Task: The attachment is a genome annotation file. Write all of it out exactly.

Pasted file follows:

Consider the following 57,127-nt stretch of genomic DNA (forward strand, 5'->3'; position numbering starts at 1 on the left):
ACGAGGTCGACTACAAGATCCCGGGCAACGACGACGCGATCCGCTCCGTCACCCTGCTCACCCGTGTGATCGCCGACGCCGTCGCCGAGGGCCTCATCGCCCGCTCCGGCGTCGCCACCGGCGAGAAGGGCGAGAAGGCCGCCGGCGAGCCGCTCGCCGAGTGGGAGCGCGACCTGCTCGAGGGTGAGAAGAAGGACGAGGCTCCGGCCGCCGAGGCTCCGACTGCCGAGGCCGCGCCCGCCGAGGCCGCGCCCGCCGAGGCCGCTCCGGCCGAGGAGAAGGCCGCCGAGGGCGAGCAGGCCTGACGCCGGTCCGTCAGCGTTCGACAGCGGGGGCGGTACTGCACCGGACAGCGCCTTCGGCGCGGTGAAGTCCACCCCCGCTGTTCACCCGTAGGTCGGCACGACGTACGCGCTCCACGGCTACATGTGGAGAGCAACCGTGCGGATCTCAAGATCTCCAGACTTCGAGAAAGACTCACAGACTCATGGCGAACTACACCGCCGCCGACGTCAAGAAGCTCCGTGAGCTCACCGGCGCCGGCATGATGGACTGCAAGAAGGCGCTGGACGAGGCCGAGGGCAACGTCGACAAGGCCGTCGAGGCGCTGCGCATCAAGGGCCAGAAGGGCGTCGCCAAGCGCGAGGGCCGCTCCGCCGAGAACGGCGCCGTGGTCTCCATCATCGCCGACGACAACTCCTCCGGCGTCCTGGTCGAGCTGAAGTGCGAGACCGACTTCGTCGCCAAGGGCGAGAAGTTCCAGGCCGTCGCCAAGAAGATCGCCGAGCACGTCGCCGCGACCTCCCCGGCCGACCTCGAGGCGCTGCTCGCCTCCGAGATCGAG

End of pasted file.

Consider the following 57,127-nt stretch of genomic DNA (forward strand, 5'->3'; position numbering starts at 1 on the left):
ACGAGGTCGACTACAAGATCCCGGGCAACGACGACGCGATCCGCTCCGTCACCCTGCTCACCCGTGTGATCGCCGACGCCGTCGCCGAGGGCCTCATCGCCCGCTCCGGCGTCGCCACCGGCGAGAAGGGCGAGAAGGCCGCCGGCGAGCCGCTCGCCGAGTGGGAGCGCGACCTGCTCGAGGGTGAGAAGAAGGACGAGGCTCCGGCCGCCGAGGCTCCGACTGCCGAGGCCGCGCCCGCCGAGGCCGCGCCCGCCGAGGCCGCTCCGGCCGAGGAGAAGGCCGCCGAGGGCGAGCAGGCCTGACGCCGGTCCGTCAGCGTTCGACAGCGGGGGCGGTACTGCACCGGACAGCGCCTTCGGCGCGGTGAAGTCCACCCCCGCTGTTCACCCGTAGGTCGGCACGACGTACGCGCTCCACGGCTACATGTGGAGAGCAACCGTGCGGATCTCAAGATCTCCAGACTTCGAGAAAGACTCACAGACTCATGGCGAACTACACCGCCGCCGACGTCAAGAAGCTCCGTGAGCTCACCGGCGCCGGCATGATGGACTGCAAGAAGGCGCTGGACGAGGCCGAGGGCAACGTCGACAAGGCCGTCGAGGCGCTGCGCATCAAGGGCCAGAAGGGCGTCGCCAAGCGCGAGGGCCGCTCCGCCGAGAACGGCGCCGTGGTCTCCATCATCGCCGACGACAACTCCTCCGGCGTCCTGGTCGAGCTGAAGTGCGAGACCGACTTCGTCGCCAAGGGCGAGAAGTTCCAGGCCGTCGCCAAGAAGATCGCCGAGCACGTCGCCGCGACCTCCCCGGCCGACCTCGAGGCGCTGCTCGCCTCCGAGATCGAG